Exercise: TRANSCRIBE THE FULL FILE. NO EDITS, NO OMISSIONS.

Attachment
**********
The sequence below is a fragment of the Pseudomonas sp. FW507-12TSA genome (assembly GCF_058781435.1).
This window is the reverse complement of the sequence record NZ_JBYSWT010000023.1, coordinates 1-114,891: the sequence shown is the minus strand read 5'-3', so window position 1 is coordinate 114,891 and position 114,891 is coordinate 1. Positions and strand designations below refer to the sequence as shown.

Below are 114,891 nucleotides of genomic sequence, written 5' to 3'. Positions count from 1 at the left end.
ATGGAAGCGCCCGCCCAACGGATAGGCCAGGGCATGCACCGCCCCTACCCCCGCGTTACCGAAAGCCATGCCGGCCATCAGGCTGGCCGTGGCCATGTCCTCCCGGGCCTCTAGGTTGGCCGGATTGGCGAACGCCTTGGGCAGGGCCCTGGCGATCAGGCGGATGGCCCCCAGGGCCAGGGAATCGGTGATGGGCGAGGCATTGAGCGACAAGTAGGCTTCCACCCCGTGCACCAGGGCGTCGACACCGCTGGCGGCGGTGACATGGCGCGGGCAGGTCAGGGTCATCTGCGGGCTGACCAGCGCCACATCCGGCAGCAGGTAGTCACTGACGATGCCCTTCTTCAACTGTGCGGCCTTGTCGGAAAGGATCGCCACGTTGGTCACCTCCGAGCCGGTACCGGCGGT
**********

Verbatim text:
The sequence below is a fragment of the Pseudomonas sp. FW507-12TSA genome (assembly GCF_058781435.1).
This window is the reverse complement of the sequence record NZ_JBYSWT010000023.1, coordinates 1-114,891: the sequence shown is the minus strand read 5'-3', so window position 1 is coordinate 114,891 and position 114,891 is coordinate 1. Positions and strand designations below refer to the sequence as shown.

Below are 114,891 nucleotides of genomic sequence, written 5' to 3'. Positions count from 1 at the left end.
ATGGAAGCGCCCGCCCAACGGATAGGCCAGGGCATGCACCGCCCCTACCCCCGCGTTACCGAAAGCCATGCCGGCCATCAGGCTGGCCGTGGCCATGTCCTCCCGGGCCTCTAGGTTGGCCGGATTGGCGAACGCCTTGGGCAGGGCCCTGGCGATCAGGCGGATGGCCCCCAGGGCCAGGGAATCGGTGATGGGCGAGGCATTGAGCGACAAGTAGGCTTCCACCCCGTGCACCAGGGCGTCGACACCGCTGGCGGCGGTGACATGGCGCGGGCAGGTCAGGGTCATCTGCGGGCTGACCAGCGCCACATCCGGCAGCAGGTAGTCACTGACGATGCCCTTCTTCAACTGTGCGGCCTTGTCGGAAAGGATCGCCACGTTGGTCACCTCCGAGCCGGTACCGGCGGT